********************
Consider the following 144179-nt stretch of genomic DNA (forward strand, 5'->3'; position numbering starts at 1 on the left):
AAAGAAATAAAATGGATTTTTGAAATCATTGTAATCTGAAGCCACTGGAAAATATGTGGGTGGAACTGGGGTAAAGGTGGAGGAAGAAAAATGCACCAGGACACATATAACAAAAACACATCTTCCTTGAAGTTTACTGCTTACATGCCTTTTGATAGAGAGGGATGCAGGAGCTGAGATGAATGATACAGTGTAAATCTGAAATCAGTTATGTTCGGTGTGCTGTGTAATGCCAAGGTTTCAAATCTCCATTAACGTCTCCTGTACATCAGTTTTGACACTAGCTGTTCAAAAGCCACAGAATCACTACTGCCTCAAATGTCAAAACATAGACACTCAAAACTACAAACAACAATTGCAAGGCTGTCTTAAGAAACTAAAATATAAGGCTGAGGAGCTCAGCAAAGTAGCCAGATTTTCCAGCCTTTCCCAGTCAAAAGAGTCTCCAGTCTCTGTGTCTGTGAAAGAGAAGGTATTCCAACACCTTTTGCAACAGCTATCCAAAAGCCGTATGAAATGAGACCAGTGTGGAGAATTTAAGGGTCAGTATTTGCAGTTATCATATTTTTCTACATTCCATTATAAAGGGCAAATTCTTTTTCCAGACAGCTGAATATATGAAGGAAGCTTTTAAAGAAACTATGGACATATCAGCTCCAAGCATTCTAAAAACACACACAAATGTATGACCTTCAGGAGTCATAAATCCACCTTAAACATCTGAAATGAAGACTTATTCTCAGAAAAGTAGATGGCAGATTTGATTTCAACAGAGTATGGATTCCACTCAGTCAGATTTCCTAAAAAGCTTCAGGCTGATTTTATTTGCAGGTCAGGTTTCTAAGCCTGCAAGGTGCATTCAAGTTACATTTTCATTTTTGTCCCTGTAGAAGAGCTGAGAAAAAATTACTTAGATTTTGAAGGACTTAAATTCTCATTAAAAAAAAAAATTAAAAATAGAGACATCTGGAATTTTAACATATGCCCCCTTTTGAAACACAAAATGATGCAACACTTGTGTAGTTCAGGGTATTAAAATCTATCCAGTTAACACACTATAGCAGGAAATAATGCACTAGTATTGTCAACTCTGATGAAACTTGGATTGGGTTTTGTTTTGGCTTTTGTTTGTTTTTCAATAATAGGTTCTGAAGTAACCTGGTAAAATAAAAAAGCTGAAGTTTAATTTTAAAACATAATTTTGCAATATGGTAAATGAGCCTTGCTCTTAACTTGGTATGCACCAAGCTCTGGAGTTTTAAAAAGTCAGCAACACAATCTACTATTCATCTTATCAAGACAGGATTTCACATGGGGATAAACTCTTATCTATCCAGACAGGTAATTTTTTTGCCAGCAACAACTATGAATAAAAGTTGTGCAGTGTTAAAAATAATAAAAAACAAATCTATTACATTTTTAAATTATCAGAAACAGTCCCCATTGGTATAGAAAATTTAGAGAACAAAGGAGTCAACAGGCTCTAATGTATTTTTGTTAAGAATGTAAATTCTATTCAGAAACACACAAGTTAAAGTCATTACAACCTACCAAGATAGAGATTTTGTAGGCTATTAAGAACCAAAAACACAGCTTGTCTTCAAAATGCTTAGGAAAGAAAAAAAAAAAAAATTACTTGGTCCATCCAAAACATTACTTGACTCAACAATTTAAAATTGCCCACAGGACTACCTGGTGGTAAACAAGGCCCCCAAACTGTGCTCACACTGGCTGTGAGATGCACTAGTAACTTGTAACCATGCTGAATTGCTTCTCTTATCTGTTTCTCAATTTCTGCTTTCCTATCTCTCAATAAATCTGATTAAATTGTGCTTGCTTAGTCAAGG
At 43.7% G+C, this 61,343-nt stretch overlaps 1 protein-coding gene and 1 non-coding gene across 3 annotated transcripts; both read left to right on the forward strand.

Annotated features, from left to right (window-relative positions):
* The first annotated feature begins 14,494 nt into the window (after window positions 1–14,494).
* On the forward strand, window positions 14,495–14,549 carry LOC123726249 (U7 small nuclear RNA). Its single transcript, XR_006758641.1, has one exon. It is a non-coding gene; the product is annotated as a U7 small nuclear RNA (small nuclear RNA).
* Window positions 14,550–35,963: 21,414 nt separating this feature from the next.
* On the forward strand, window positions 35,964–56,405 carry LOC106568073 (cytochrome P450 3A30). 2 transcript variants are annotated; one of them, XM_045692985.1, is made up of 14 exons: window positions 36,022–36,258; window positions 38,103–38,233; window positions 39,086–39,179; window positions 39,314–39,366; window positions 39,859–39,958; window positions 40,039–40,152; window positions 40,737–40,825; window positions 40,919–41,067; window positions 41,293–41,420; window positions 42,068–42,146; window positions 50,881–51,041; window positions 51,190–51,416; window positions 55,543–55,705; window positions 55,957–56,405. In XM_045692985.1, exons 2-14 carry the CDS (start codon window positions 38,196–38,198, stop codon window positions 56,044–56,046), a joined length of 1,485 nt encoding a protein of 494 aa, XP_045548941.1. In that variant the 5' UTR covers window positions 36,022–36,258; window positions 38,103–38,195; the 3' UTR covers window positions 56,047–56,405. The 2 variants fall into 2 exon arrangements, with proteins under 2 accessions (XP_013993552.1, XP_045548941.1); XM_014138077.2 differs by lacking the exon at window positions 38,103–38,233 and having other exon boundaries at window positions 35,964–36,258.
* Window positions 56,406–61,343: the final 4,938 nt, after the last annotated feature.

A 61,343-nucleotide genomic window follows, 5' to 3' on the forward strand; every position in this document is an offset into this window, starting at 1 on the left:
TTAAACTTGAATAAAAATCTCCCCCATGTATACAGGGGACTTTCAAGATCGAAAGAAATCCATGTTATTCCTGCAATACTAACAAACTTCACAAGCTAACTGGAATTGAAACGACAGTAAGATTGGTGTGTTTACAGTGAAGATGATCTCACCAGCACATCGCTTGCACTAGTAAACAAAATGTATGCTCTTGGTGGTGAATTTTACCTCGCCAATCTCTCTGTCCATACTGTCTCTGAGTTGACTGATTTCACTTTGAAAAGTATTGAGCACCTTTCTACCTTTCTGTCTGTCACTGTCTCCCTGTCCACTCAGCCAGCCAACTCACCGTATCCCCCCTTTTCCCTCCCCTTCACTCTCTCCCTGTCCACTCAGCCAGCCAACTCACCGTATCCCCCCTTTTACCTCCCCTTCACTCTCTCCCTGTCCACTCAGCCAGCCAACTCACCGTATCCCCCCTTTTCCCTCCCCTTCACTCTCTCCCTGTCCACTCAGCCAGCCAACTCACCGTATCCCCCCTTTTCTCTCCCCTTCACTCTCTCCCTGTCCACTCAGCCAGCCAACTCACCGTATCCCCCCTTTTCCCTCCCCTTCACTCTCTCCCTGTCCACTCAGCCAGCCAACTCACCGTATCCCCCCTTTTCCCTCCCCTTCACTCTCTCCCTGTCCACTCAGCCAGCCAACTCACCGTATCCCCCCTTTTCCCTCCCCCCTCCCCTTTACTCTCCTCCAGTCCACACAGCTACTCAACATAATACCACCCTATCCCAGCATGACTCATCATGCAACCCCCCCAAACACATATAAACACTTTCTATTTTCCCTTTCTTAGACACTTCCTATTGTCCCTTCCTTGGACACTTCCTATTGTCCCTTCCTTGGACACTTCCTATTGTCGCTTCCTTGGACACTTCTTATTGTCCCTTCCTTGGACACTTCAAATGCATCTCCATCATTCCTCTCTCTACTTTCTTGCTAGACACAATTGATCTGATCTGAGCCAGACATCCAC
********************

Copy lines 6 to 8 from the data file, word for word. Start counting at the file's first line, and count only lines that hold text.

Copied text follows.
* On the forward strand, window positions 14,495–14,549 carry LOC123726249 (U7 small nuclear RNA). Its single transcript, XR_006758641.1, has one exon. It is a non-coding gene; the product is annotated as a U7 small nuclear RNA (small nuclear RNA).
* Window positions 14,550–35,963: 21,414 nt separating this feature from the next.
* On the forward strand, window positions 35,964–56,405 carry LOC106568073 (cytochrome P450 3A30). 2 transcript variants are annotated; one of them, XM_045692985.1, is made up of 14 exons: window positions 36,022–36,258; window positions 38,103–38,233; window positions 39,086–39,179; window positions 39,314–39,366; window positions 39,859–39,958; window positions 40,039–40,152; window positions 40,737–40,825; window positions 40,919–41,067; window positions 41,293–41,420; window positions 42,068–42,146; window positions 50,881–51,041; window positions 51,190–51,416; window positions 55,543–55,705; window positions 55,957–56,405. In XM_045692985.1, exons 2-14 carry the CDS (start codon window positions 38,196–38,198, stop codon window positions 56,044–56,046), a joined length of 1,485 nt encoding a protein of 494 aa, XP_045548941.1. In that variant the 5' UTR covers window positions 36,022–36,258; window positions 38,103–38,195; the 3' UTR covers window positions 56,047–56,405. The 2 variants fall into 2 exon arrangements, with proteins under 2 accessions (XP_013993552.1, XP_045548941.1); XM_014138077.2 differs by lacking the exon at window positions 38,103–38,233 and having other exon boundaries at window positions 35,964–36,258.